Final Glimpse: It's just like going to Six Flags, minus the three-hour long lines!!
For many roller coaster enthusiasts, the world of console gaming has not been kind. From the monumental disaster known as ?Universal Studios Theme Parks Adventure' to the slightly average ?Theme Park Roller Coaster,' the console world has been largely overshadowed by the genre's PC scene.
Often opting to focus on balancing simulation with fun, the console versions of amusement park sims have seemed rather bland with clunky gameplay when compared against the award-winning the PC series, Rollercaoster Tycoon. Spanning over three games and numerous expansions, the series has sold millions of copies worldwide due to its deep level of simulation and micromanagement.
Fresh off the success of Rollercoaster Tycoon 3 (RCT3), the creative team over at Frontier Developments decided to shift their attention back to console gaming with Thrillville, with their entire attention devoted to bringing the fun of being at an actual amusement park to console gamers rather than realism.
With over 100 missions in 5 different parks with three separate areas, Thrillville promises to have plenty of things for the gamer to do during the course of the game. These missions range anywhere from designing or placing a ride to scoring a certain amount of points in one of the game's many mini-games. Filling out the game's background is an actual storyline, giving the player somewhat of an incentive to play through the entire thing.
You take on the role of a young entrepreneur whose uncle has been injured and decides to leave you a theme park to manage. It's your job as the owner to stay ahead of your competition known as the Globo-Joy Corporation. While it's not the greatest piece of literature to ever grace the world of gaming, it doesn't need to be. It's just there.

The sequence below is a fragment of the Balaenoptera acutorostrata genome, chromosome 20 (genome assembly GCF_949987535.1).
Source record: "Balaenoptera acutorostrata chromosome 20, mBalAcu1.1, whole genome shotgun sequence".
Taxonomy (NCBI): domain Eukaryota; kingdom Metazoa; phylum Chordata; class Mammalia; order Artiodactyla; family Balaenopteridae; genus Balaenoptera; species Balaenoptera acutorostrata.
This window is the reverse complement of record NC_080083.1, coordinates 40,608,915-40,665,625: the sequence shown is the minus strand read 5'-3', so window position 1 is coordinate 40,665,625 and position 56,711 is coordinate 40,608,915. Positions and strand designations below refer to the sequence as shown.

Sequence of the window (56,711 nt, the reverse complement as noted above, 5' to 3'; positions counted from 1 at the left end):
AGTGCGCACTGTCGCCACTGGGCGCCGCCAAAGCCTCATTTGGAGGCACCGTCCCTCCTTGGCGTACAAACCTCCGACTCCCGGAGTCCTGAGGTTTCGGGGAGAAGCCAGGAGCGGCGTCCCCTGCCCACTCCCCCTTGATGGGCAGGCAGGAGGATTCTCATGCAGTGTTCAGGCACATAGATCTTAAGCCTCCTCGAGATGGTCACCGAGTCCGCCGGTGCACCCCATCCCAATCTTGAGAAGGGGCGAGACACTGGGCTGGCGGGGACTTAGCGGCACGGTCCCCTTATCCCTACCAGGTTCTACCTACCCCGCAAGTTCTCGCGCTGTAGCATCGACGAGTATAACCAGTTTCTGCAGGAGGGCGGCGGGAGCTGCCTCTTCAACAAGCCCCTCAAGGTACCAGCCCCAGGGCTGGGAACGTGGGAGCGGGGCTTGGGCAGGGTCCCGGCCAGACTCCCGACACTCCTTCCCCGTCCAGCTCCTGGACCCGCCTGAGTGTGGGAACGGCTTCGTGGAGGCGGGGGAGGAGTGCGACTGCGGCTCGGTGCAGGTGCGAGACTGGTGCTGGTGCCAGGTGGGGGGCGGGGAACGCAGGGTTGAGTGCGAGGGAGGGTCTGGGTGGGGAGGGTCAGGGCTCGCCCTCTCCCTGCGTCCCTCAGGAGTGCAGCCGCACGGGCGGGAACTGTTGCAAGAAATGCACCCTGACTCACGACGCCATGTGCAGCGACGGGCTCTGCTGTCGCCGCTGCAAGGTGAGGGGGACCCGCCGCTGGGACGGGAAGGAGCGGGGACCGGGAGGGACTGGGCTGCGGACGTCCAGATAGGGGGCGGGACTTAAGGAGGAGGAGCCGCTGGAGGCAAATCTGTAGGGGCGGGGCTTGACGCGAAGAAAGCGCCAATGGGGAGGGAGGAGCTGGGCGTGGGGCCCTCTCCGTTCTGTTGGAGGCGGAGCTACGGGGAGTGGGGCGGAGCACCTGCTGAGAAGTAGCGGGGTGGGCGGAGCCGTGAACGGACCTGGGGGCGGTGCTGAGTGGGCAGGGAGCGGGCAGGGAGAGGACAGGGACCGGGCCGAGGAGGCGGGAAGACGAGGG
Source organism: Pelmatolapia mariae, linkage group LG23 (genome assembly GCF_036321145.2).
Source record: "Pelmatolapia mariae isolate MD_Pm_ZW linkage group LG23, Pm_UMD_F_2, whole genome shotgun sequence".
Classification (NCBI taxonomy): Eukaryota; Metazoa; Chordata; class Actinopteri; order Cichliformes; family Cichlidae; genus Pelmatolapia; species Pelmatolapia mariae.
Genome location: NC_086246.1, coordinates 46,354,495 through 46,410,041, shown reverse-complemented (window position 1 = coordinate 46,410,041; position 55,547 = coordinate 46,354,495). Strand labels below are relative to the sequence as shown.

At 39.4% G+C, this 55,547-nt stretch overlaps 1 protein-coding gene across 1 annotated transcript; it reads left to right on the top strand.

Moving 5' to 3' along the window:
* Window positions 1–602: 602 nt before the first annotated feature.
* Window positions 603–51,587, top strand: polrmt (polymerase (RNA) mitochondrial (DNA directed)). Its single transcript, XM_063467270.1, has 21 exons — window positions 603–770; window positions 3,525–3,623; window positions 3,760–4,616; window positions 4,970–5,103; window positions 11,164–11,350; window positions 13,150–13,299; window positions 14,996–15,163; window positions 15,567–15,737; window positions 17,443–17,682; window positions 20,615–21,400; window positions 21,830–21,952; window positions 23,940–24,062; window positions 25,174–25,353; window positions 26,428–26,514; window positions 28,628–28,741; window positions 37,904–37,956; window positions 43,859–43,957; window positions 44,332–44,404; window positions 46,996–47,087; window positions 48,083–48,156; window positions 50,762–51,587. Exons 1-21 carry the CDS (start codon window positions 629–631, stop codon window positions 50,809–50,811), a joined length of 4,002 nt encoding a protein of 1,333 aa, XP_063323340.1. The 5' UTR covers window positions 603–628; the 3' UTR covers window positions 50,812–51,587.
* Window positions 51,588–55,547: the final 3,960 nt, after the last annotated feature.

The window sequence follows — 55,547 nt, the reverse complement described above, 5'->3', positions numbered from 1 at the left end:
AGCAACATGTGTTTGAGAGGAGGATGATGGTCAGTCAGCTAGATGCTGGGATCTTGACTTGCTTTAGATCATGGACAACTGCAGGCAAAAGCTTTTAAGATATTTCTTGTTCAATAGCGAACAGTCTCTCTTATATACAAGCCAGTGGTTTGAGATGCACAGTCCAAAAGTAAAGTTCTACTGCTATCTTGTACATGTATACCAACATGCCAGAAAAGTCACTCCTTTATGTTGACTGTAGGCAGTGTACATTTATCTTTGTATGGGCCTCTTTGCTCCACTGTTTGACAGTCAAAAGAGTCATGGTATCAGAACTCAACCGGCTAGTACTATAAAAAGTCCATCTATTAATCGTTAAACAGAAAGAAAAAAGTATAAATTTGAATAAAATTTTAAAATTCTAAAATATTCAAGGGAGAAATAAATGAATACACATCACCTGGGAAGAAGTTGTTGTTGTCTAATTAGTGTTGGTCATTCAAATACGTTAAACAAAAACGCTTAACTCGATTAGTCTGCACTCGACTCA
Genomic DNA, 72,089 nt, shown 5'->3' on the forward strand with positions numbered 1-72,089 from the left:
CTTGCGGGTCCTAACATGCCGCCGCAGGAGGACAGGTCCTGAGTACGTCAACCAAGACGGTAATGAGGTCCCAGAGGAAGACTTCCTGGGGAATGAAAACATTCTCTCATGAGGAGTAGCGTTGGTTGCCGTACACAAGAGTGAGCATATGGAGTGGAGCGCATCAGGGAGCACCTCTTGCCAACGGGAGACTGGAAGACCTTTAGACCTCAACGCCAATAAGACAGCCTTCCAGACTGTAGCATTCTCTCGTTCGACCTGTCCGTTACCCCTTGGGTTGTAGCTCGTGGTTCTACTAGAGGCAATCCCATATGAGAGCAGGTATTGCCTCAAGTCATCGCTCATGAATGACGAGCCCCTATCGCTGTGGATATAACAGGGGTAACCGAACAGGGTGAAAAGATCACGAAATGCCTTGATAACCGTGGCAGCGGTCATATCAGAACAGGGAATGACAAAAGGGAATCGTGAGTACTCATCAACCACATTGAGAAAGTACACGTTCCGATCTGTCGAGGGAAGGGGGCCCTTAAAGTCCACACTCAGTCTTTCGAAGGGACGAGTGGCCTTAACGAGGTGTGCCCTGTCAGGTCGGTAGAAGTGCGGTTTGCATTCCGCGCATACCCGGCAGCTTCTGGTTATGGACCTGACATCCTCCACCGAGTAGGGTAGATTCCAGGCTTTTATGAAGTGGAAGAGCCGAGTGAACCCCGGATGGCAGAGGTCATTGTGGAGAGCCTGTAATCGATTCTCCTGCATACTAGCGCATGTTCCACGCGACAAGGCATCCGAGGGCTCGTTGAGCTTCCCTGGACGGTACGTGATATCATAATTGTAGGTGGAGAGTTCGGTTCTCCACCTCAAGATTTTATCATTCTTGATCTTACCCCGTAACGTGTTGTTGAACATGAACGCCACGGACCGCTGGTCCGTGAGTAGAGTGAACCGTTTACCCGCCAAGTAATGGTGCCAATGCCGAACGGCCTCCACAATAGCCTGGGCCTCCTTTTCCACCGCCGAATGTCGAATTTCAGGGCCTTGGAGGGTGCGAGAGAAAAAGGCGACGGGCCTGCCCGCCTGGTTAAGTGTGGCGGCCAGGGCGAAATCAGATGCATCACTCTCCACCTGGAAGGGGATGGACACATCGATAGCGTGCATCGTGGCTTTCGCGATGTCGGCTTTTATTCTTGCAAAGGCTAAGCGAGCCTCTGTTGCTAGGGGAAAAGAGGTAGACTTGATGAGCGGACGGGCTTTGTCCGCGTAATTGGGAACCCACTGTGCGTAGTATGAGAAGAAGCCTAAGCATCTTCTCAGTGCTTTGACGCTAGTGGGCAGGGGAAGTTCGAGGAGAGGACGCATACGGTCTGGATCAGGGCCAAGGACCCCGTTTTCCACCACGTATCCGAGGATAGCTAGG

Unlike most simlutaions, Thrillville doesn't rely on your typical God-view during exploration and design. Instead, the action is brought down to actual foot level allowing the player to go into and explore the park. Along the way, guests will aid you and give you advice as to what you could do to improve. Unlike many other sim games however, you develop relationships with your customers, which will increase the amount of time and money they spend at your park. As par for the course, you'll also be recruiting staff in order to cleanup the visitor's garbage and vomit in order to keep your customers happy. Hey, someone has to do it.
Customers aside, the game's ride feature is pretty spiffy as well. You can essentially ride any of your roller coasters or play any of your games at any given time, adding further fun value to the game itself. Since this is a simulation game of sorts, you'll be spending time building roller coasters complete with barrel rolls, twists, loops, and stomach-inducing drops a plenty. Coasters are graded through the thrill they deliver and how sick they make the customer. The best part of the game's design is the fact that you don't have to obey any ?realistic' boundaries for coaster design. Want to drop your customers into the abyss and then send them into twenty loops, you can. Essentially, if you dream it they will ride.
While designing coasters is fun in itself, there's other rides including go-karts and merry-go-rounds which can be placed into any of the games 15 themed areas which range from superheroes to lands inspired by the Lord of the Rings.
At the pinnacle of the game's features is the creative use of the twenty or so mini-games that can be played in the park or from the game's main menu. You can build and play our own miniature golf course, race go-karts or bumper cars, or take a little first-person shooting practice. For the party gamer, these games can also be played along with other players. The only drawback is that for PSP owners, the game will require four UMD copies of the game in order to connect.
Although most simulation games requires the user to wonder whether or not placing a restaurant right next to a bathroom and your typical ubercoaster is a bright idea, Thrillville doesn't require that. Instead, the developers over at Frontier decided to combine the best aspects of park simulations with fun in order to produce a game that's accessible to almost anyone.